ATLANTA — The boos rang loud, clear and angry the first two times Yasiel Puig's name

seeped through the loudspeakers at Turner Field Thursday.

The Atlanta Braves couldn't know it then, not with Game 1 of the National League Divisional Series still scoreless and not even two innings old, but Puig had them licked at that point.

The Dodgers young Cuban sensation was in their head, on their mind and hanging ominously in the air.

And that's how a lazy roller into centerfield became a triple, for all intents, a sacrifice fly turned into two runs and how a single player tilted the field and the NLDS decidedly into the Dodgers direction in one half inning of splendor.

On a night in which Clayton Kershaw wasn't close to being on top of his game and the unassuming Adrian Gonzalez discreetly dropped another hammer on someone, it was Puig who pointed the Dodgers in the right direction as they grabbed a 1-0 lead in this five-game series.

He did it subtly and inconspicuously.

He did it simply by showing up at Turner Field.

And then striking fear into the overly anxious Braves every time he turned up somewhere.

The more attention they paid him, the more doomed they were.

Those boos Atlanta serenaded Puig with during pregame introductions and as he strolled to home plate for the first postseason at-bat of his career?

Ample proof he was firmly planted in the domes of the home team.

All those throws to first base he elicited from Atlanta starter Kris Medlen after singling in the second inning?

Just more evidence he was messing with the Braves head, his speed and boldness on the basepaths an issue they were ill-equipped to deal with.

Not mentally, and certainly not in execution.

And it immediately showed.

Puig went first to third on a Juan Uribe single — after Medlen paid so much attention to him at first he lost track of his primary task of getting Uribe out.

Then he darted home on Skip Schumaker's fly ball to center, which was just shallow enough for Jason Heyward to foolishly think he had a chance to gun Puig down at home.

Heyward's throw floated harmlessly wide of the mark, allowing Uribe to take second base and move into scoring position.

A.J. Ellis followed with a double to score Uribe — who would have still been at third had Puig not forced Heyward's hand with the errant throw home.

All of a sudden the Dodgers led 2-0.

But everyone in the park knew what the real score was.

Puig 2 Braves 0.

Needless to say, there were no more boos for Mr. Puig.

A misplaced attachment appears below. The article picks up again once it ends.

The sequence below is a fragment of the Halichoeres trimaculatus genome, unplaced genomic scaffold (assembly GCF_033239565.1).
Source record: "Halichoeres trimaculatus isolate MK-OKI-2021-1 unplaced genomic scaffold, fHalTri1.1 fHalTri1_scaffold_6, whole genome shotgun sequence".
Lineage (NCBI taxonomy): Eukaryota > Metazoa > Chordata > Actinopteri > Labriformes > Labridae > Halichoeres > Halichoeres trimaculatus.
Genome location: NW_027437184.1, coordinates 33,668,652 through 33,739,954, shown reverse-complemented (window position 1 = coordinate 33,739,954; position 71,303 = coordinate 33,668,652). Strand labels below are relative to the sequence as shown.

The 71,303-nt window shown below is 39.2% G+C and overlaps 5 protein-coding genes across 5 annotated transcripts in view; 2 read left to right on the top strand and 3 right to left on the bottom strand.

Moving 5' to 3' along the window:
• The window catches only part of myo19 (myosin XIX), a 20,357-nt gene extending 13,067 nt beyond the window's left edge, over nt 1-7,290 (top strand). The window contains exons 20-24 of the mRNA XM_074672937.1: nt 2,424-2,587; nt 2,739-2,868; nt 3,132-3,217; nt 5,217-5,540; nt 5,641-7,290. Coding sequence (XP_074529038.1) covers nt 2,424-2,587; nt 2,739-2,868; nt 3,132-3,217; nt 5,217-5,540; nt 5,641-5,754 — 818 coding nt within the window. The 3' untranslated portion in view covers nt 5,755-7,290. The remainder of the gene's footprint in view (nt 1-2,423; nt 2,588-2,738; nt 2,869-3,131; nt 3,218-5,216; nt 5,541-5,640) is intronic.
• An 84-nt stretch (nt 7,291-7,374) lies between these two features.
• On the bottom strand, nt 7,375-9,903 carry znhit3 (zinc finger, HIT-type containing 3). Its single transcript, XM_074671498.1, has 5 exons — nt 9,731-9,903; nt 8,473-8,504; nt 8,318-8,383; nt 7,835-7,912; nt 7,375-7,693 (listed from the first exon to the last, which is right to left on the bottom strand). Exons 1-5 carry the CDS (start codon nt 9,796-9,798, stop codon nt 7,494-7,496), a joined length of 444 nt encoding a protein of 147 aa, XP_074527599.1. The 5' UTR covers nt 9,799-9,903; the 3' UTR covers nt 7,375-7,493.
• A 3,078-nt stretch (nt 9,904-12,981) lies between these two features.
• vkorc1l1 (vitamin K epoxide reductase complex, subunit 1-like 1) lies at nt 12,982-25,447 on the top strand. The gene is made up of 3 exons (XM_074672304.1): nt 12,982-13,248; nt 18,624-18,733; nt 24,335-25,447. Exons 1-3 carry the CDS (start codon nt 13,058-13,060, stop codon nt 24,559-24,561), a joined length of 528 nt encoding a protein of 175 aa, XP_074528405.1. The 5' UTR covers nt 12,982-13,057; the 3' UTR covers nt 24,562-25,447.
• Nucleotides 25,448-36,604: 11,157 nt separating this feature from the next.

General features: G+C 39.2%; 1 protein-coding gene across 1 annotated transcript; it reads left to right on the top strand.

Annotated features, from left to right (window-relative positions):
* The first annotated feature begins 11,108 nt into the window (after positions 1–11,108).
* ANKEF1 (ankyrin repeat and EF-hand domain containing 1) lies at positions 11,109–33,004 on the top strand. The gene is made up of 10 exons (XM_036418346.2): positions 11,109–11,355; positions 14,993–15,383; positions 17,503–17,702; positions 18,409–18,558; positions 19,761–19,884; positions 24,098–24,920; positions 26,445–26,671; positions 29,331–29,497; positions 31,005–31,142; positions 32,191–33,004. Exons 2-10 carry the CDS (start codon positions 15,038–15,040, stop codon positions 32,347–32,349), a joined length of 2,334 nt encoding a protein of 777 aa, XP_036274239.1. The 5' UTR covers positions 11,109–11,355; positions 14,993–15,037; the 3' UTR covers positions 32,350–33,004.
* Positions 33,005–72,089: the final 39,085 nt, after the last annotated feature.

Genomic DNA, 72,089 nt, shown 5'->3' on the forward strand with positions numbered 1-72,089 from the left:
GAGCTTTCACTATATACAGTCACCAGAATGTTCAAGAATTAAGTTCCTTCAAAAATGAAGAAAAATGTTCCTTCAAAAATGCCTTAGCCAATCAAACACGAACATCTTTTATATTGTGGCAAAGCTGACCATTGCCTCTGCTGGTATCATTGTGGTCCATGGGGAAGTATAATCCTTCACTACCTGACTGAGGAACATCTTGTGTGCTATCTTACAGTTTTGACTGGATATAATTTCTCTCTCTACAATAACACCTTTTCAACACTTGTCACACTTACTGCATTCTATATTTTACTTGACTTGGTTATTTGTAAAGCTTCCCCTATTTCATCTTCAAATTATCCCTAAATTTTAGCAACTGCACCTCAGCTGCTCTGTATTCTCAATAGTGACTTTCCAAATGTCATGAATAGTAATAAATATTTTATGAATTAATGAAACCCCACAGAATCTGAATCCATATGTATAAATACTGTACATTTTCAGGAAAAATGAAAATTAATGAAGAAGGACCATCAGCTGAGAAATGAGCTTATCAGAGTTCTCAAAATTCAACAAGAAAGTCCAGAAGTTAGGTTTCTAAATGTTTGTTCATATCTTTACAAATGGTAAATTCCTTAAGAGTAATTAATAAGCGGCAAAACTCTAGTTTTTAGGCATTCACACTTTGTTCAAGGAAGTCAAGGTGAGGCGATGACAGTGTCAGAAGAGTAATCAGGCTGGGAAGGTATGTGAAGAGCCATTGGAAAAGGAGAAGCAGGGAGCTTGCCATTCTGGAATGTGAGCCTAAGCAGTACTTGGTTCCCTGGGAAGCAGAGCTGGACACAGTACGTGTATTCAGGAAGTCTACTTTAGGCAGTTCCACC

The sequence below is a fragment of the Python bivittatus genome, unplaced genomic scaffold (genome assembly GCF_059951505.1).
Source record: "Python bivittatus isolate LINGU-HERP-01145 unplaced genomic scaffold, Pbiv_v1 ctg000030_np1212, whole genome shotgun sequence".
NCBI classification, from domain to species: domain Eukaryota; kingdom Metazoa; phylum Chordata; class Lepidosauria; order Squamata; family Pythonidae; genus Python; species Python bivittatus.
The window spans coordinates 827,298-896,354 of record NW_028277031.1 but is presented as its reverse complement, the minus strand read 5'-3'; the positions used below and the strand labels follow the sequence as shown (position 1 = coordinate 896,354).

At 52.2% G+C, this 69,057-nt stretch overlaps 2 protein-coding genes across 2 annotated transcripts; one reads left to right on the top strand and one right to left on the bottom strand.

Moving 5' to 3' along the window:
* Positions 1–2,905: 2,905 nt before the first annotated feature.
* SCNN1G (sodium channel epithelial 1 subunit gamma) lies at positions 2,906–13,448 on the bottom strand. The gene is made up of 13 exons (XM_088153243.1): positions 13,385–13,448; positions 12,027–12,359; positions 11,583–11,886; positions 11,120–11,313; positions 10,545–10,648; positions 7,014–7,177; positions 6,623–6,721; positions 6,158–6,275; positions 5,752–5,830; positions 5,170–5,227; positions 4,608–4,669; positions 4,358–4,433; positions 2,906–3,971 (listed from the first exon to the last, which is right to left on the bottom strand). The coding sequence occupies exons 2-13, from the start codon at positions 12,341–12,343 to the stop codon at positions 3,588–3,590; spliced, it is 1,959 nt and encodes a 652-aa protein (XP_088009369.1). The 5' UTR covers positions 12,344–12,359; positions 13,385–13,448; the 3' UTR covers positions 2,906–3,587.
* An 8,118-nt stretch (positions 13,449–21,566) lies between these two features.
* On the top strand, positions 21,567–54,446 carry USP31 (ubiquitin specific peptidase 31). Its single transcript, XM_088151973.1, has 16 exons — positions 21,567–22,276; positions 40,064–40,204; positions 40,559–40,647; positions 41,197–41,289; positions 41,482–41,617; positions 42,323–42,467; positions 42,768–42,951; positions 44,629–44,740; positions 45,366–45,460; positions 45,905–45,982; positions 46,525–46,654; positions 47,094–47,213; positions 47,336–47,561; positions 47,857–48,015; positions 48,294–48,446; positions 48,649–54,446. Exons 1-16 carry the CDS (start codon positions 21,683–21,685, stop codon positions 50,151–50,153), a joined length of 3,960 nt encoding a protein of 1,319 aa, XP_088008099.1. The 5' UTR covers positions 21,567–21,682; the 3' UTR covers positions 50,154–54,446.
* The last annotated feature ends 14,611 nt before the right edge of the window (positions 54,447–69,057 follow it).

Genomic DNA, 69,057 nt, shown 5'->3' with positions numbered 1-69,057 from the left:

He didn't win the game all by himself — a gutty performance by Kershaw, who wasn't sharp, the steady bat of Gonzalez and the unpretentious production of catcher A.J. Ellis all contributed to the cause.

But it was Puig who set it all up — first by getting in the Braves head and then exploiting them once there.

Puig is not well liked around here, his instant burst onto the baseball scene last summer nearly costing Braves first baseman Freddie Freeman an All-Star spot.

The uncertainty the veteran Freeman might get pushed off the team by a complete unkown barely a month or so into his career didn't sit well in Atlanta — in the community or the Braves clubhouse.

That's why Puig was treated like a villain before and during Game 1, with Braves fans' unleashing a loud round of boos at the mere mention of his name.

But nothing screams I've got your attention quite like loud, irritated boos.

Turner Field thought it could get into Puig's head, but he flipped it on the Braves and was soon dancing around in theirs.

They'll soon learn underneath all that ostentation and grandiosity lays a proud competitor, and their anger didn't hurt him as much as it inspired him.

And to think, some people worried Puig might doom the Dodgers more than the Braves with his reckless base running and blatant disregard for the finer points of the game.

It's been an issue all year with Puig, whose youth and exuberance sometimes means the Dodgers swallowing one spoonful of sour for every three spoonfuls of sweet Puig comes up with.

No sense sugar coating it. He can be maddening sometimes.

And dangerous.

Why stop at second when third base is just 90 measly feet away, Puig's legs argue with his head, only to sometimes cost the Dodgers a potential run by getting thrown out.

Who needs to hit the cut-off man when I can throw a baseball from the right-field warning track to third base on a straight, explosive line, his volatile right arm sometimes convinces his common sense.

Only to miss the mark and allow an important run move into scoring position.

That was the worry heading into the postseason, right?

That the rougher edges of Puig might sabotage an inning or a game for the Dodgers?

And who knows, maybe the longer the Dodgers stick around the more inevitable that moment becomes.

But one game into his first postseason, he's already shown the kind of positive impact he can make.

And with the Dodgers down two starting outfielders in Matt Kemp and Andre Ethier, they desperately need him to keep it up.

Maybe the irresponsible Puig shows up in Game 2.

Maybe not.

This much we do know: The lethal Puig was dancing in the heads of the Braves Thursday.

And that was a great place to be if you're a Dodgers fan.